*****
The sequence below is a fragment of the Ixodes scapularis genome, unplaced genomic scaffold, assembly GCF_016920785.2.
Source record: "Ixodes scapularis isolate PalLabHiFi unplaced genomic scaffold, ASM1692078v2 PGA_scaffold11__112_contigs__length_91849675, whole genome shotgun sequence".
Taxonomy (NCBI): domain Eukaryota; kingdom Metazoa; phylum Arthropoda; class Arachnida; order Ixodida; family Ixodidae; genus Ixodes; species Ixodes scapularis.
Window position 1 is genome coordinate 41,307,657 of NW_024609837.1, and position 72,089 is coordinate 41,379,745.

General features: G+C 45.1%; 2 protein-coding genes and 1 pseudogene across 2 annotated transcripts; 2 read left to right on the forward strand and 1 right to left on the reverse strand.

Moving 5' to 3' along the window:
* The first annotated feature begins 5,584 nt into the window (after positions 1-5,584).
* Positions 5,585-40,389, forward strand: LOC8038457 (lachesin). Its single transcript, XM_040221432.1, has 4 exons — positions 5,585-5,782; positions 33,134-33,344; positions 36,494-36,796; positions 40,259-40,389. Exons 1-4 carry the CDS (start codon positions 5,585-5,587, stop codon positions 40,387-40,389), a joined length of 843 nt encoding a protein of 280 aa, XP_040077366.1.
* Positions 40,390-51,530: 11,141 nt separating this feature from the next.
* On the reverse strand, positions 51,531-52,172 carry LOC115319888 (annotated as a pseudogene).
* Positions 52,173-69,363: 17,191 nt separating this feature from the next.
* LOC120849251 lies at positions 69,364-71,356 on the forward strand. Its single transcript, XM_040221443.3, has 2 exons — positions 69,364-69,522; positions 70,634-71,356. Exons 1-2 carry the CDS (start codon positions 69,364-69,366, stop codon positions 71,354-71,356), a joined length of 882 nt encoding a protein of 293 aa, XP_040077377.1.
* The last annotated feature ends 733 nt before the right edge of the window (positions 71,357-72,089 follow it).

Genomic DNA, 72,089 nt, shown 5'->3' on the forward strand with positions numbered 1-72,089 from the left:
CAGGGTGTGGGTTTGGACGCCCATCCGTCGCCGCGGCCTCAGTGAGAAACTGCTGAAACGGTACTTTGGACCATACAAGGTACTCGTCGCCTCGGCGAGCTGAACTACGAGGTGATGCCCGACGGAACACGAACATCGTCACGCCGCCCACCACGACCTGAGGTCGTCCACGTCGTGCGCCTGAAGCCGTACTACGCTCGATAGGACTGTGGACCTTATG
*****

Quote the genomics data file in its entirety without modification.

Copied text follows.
The sequence below is a fragment of the Ixodes scapularis genome, unplaced genomic scaffold, assembly GCF_016920785.2.
Source record: "Ixodes scapularis isolate PalLabHiFi unplaced genomic scaffold, ASM1692078v2 PGA_scaffold11__112_contigs__length_91849675, whole genome shotgun sequence".
Taxonomy (NCBI): domain Eukaryota; kingdom Metazoa; phylum Arthropoda; class Arachnida; order Ixodida; family Ixodidae; genus Ixodes; species Ixodes scapularis.
Window position 1 is genome coordinate 41,307,657 of NW_024609837.1, and position 72,089 is coordinate 41,379,745.

General features: G+C 45.1%; 2 protein-coding genes and 1 pseudogene across 2 annotated transcripts; 2 read left to right on the forward strand and 1 right to left on the reverse strand.

Moving 5' to 3' along the window:
* The first annotated feature begins 5,584 nt into the window (after positions 1-5,584).
* Positions 5,585-40,389, forward strand: LOC8038457 (lachesin). Its single transcript, XM_040221432.1, has 4 exons — positions 5,585-5,782; positions 33,134-33,344; positions 36,494-36,796; positions 40,259-40,389. Exons 1-4 carry the CDS (start codon positions 5,585-5,587, stop codon positions 40,387-40,389), a joined length of 843 nt encoding a protein of 280 aa, XP_040077366.1.
* Positions 40,390-51,530: 11,141 nt separating this feature from the next.
* On the reverse strand, positions 51,531-52,172 carry LOC115319888 (annotated as a pseudogene).
* Positions 52,173-69,363: 17,191 nt separating this feature from the next.
* LOC120849251 lies at positions 69,364-71,356 on the forward strand. Its single transcript, XM_040221443.3, has 2 exons — positions 69,364-69,522; positions 70,634-71,356. Exons 1-2 carry the CDS (start codon positions 69,364-69,366, stop codon positions 71,354-71,356), a joined length of 882 nt encoding a protein of 293 aa, XP_040077377.1.
* The last annotated feature ends 733 nt before the right edge of the window (positions 71,357-72,089 follow it).

Genomic DNA, 72,089 nt, shown 5'->3' on the forward strand with positions numbered 1-72,089 from the left:
CAGGGTGTGGGTTTGGACGCCCATCCGTCGCCGCGGCCTCAGTGAGAAACTGCTGAAACGGTACTTTGGACCATACAAGGTACTCGTCGCCTCGGCGAGCTGAACTACGAGGTGATGCCCGACGGAACACGAACATCGTCACGCCGCCCACCACGACCTGAGGTCGTCCACGTCGTGCGCCTGAAGCCGTACTACGCTCGATAGGACTGTGGACCTTATG